Background: Parkinson’s disease (PD) may present different motor subtypes depending on the predominant symptoms (tremor or rigidity/bradykinesia). Slower disease progression and cognitive decline were observed in tremor-dominant (TD) patients compared to those with the akinetic-rigid dominant (ARD) subtype. Although olfactory dysfunctions are well-known disturbances in PD patients, correlations among PD different subtypes and olfactory impairment were not clearly studied. Thus, we investigated the possible olfactory impairment in PD patients with TD and ARD subtypes as compared to healthy controls. Methods: A sample of 132 participants were enrolled: 62 PD patients divided into ARD (n = 42) and TD (n = 20) subgroups using tremor/rigidity ratio, and 70 healthy controls. Olfactory function was assessed with the Sniffin’ Sticks Test. Results: Odor threshold was significantly lower in the ARD than in the TD subtype, while odor identification, discrimination scores, and their sum (TDI score) were not significantly different. On multivariate linear regression analysis, the tremor/rigidity ratio was a significant predictor of odor threshold. Conclusions: Our pilot study showed a significant olfactory dysfunction in PD patients with the ARD subtype. This evidence confirms the biological relevance of clinical subgroups in PD patients, suggesting the existence of a different pathophysiological mechanism between the ARD and TD clinical subtypes.

Olfactory impairment in Parkinson’s disease patients with tremor dominant subtype compared to those with akinetic rigid dominant subtype: a pilot study

Paolo Solla;Carla Masala
;
Tommaso Ercoli;Gianni Orofino;Francesco Loy;Laura Fadda;Giovanni Defazio
2022

Abstract

Background: Parkinson’s disease (PD) may present different motor subtypes depending on the predominant symptoms (tremor or rigidity/bradykinesia). Slower disease progression and cognitive decline were observed in tremor-dominant (TD) patients compared to those with the akinetic-rigid dominant (ARD) subtype. Although olfactory dysfunctions are well-known disturbances in PD patients, correlations among PD different subtypes and olfactory impairment were not clearly studied. Thus, we investigated the possible olfactory impairment in PD patients with TD and ARD subtypes as compared to healthy controls. Methods: A sample of 132 participants were enrolled: 62 PD patients divided into ARD (n = 42) and TD (n = 20) subgroups using tremor/rigidity ratio, and 70 healthy controls. Olfactory function was assessed with the Sniffin’ Sticks Test. Results: Odor threshold was significantly lower in the ARD than in the TD subtype, while odor identification, discrimination scores, and their sum (TDI score) were not significantly different. On multivariate linear regression analysis, the tremor/rigidity ratio was a significant predictor of odor threshold. Conclusions: Our pilot study showed a significant olfactory dysfunction in PD patients with the ARD subtype. This evidence confirms the biological relevance of clinical subgroups in PD patients, suggesting the existence of a different pathophysiological mechanism between the ARD and TD clinical subtypes.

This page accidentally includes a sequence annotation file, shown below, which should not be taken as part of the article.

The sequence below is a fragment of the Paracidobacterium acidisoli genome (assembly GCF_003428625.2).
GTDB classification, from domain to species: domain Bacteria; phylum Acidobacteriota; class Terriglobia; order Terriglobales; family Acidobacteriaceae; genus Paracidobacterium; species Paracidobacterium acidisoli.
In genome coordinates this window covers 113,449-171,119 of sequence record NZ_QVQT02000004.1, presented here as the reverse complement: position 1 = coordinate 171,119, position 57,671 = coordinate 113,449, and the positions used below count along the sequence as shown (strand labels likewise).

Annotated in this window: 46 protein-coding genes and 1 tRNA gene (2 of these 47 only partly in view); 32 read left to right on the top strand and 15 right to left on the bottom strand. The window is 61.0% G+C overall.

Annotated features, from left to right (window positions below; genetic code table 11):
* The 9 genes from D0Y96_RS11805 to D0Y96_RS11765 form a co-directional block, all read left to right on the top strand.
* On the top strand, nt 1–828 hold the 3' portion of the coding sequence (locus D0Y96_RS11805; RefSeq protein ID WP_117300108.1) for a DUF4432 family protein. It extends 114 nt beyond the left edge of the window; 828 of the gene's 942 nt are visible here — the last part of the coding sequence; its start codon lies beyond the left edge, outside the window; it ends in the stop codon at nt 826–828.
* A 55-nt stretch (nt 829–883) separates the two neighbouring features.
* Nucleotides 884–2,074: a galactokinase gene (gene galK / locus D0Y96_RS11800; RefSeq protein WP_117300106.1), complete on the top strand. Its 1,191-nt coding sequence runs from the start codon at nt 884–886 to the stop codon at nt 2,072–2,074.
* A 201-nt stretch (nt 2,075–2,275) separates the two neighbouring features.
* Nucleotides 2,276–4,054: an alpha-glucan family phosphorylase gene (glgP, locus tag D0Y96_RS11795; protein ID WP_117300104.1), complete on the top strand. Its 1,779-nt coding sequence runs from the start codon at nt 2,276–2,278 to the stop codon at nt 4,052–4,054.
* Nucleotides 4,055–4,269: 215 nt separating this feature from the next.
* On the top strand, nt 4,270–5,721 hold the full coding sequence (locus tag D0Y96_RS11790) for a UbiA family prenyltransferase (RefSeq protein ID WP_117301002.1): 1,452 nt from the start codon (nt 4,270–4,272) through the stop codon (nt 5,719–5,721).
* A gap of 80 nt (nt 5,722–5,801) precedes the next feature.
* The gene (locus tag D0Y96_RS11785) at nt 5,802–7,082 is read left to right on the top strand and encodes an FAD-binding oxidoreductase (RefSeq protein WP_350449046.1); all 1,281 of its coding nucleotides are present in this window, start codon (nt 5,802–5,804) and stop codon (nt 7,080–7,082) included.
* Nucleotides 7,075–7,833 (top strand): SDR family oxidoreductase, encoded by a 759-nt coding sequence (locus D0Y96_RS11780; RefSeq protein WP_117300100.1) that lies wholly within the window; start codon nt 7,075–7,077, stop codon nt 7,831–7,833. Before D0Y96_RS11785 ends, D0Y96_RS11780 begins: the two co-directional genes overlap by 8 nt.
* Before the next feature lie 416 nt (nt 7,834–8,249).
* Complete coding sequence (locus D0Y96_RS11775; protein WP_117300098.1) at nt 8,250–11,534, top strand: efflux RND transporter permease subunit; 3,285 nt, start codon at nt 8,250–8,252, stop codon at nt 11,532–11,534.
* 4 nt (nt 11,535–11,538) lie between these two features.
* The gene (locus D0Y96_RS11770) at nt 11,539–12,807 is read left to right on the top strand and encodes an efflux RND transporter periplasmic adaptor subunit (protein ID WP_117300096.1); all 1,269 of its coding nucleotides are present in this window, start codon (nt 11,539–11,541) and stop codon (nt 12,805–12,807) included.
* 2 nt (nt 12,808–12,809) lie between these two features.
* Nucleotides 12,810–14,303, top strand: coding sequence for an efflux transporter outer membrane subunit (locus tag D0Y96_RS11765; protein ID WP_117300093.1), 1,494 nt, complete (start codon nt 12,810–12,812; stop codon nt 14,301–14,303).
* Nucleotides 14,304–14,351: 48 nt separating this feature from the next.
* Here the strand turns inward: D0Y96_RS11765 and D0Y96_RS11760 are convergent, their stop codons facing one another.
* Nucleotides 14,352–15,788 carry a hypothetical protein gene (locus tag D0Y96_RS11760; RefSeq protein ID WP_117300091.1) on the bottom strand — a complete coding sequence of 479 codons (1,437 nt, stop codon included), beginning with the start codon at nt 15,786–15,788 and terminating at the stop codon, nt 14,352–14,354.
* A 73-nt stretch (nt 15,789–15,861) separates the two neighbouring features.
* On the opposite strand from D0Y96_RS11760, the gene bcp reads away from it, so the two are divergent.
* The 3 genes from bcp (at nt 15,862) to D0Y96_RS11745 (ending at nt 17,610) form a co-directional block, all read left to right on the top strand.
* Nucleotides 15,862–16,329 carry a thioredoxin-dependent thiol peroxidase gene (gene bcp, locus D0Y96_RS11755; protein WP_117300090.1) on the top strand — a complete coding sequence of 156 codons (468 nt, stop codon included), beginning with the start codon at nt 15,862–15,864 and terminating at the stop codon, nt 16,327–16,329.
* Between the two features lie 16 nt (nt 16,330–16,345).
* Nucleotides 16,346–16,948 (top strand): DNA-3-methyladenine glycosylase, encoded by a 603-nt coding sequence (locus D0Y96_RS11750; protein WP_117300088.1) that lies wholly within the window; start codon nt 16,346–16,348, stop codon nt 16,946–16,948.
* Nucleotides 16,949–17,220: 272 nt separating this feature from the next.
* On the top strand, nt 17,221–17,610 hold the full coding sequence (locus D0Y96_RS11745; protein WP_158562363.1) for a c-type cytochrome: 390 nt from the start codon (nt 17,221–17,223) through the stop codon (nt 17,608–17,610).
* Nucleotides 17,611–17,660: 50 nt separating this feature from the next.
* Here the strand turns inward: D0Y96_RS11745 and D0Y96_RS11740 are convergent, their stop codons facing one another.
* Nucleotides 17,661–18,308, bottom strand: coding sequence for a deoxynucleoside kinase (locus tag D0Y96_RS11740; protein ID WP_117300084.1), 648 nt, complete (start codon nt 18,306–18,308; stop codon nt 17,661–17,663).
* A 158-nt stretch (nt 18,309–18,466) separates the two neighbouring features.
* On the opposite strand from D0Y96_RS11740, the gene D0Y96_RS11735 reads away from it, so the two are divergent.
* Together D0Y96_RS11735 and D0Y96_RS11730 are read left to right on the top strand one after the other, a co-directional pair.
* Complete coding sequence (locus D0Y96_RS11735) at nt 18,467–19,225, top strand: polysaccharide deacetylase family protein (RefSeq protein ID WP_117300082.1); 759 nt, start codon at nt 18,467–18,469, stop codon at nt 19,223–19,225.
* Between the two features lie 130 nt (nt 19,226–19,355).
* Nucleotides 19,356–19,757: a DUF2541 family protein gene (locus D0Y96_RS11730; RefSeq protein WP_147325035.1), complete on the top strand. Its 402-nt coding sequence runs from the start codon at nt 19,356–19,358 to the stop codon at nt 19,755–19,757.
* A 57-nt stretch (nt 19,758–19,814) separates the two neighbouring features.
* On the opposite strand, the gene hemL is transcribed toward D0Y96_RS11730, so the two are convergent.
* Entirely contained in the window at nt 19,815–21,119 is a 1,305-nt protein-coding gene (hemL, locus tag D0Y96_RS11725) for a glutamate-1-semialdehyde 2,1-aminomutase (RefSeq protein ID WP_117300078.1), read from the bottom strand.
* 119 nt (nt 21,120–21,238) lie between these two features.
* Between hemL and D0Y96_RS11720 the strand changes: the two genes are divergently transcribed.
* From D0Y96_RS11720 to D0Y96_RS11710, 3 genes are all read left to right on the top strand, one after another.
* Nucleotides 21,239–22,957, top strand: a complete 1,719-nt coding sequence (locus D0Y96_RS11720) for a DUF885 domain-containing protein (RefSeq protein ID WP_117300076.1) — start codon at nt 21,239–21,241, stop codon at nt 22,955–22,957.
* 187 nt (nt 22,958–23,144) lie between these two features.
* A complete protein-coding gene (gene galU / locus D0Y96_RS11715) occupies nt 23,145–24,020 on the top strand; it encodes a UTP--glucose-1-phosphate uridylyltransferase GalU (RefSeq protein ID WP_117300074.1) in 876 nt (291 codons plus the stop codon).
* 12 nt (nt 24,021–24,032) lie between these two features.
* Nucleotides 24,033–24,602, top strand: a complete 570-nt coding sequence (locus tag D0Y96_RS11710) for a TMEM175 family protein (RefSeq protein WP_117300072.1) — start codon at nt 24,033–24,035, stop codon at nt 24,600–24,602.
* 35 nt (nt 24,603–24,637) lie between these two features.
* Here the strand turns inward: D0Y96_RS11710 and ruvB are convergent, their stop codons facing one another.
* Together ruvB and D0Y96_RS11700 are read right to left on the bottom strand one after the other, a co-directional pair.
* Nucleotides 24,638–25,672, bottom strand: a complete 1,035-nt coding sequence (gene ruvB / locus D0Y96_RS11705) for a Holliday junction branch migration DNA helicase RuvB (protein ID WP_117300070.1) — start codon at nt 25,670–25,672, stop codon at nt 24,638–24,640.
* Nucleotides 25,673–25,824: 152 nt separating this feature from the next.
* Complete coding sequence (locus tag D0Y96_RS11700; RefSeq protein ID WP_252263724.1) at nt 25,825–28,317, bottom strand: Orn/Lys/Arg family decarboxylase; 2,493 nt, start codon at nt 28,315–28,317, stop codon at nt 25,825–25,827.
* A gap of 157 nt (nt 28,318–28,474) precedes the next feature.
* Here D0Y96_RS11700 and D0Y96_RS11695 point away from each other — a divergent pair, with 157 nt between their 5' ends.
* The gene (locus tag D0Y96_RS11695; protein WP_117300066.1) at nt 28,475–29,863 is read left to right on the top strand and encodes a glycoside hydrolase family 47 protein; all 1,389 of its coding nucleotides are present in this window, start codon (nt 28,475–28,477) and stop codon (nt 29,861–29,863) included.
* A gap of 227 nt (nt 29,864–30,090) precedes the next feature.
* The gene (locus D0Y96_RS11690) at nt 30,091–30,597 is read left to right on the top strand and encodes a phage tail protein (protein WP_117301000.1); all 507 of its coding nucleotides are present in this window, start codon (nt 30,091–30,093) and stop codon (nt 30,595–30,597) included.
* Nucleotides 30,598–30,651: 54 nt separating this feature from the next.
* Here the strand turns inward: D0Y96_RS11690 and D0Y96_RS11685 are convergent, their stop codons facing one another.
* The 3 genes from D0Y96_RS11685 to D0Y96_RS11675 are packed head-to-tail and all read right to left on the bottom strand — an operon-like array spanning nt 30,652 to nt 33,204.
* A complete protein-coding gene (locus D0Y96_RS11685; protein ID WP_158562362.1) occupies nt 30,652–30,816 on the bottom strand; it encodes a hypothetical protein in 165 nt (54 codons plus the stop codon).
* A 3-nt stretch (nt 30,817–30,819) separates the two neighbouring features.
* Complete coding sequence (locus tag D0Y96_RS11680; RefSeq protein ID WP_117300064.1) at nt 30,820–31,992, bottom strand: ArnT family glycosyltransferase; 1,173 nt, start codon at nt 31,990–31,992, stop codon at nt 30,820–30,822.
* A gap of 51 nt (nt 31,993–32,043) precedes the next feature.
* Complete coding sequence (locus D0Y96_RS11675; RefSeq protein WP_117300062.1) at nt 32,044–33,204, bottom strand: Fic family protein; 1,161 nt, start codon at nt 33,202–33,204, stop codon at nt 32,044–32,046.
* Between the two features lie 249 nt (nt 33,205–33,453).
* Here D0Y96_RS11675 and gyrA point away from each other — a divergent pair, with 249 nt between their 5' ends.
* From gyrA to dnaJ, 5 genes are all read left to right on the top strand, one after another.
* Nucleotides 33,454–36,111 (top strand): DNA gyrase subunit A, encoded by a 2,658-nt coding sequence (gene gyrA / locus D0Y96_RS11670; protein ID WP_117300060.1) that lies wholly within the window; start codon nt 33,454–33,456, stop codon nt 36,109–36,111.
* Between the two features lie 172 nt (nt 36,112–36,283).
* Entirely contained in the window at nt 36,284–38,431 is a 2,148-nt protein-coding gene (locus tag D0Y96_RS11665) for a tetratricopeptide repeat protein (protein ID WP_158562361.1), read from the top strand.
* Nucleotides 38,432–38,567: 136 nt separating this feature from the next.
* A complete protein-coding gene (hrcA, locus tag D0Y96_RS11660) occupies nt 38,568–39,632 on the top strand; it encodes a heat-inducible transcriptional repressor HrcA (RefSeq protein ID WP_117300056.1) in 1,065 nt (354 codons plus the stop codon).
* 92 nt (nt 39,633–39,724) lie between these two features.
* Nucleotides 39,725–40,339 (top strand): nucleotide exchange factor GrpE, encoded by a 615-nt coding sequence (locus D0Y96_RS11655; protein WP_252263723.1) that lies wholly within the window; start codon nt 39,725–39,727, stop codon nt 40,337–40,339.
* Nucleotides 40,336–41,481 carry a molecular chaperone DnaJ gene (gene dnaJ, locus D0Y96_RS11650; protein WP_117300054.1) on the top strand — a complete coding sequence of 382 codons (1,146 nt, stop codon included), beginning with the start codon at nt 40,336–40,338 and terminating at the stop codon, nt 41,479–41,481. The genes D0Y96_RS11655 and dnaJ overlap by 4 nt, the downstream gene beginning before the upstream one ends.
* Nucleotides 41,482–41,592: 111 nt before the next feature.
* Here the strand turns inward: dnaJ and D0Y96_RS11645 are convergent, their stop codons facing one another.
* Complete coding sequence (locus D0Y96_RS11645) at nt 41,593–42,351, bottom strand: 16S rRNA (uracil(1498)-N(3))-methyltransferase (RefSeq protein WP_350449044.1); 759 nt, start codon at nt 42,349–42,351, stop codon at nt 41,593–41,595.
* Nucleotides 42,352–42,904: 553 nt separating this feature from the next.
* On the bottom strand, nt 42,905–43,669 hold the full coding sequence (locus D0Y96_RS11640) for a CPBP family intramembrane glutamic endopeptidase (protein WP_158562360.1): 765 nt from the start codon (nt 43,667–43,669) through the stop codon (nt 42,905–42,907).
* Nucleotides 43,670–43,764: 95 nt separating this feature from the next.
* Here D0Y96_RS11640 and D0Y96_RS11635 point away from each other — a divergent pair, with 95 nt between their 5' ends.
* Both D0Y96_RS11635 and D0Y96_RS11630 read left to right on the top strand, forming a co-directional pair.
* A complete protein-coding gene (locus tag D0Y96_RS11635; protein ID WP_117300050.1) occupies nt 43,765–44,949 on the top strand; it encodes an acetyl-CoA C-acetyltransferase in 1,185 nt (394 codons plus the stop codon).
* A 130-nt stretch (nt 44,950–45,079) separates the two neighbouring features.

neurodegenerative disorders; neurodegeneration; movement disorders; Parkinson’s disease; olfactory dysfunction
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Utilizza questo identificativo per citare o creare un link a questo documento: http://hdl.handle.net/11584/327222
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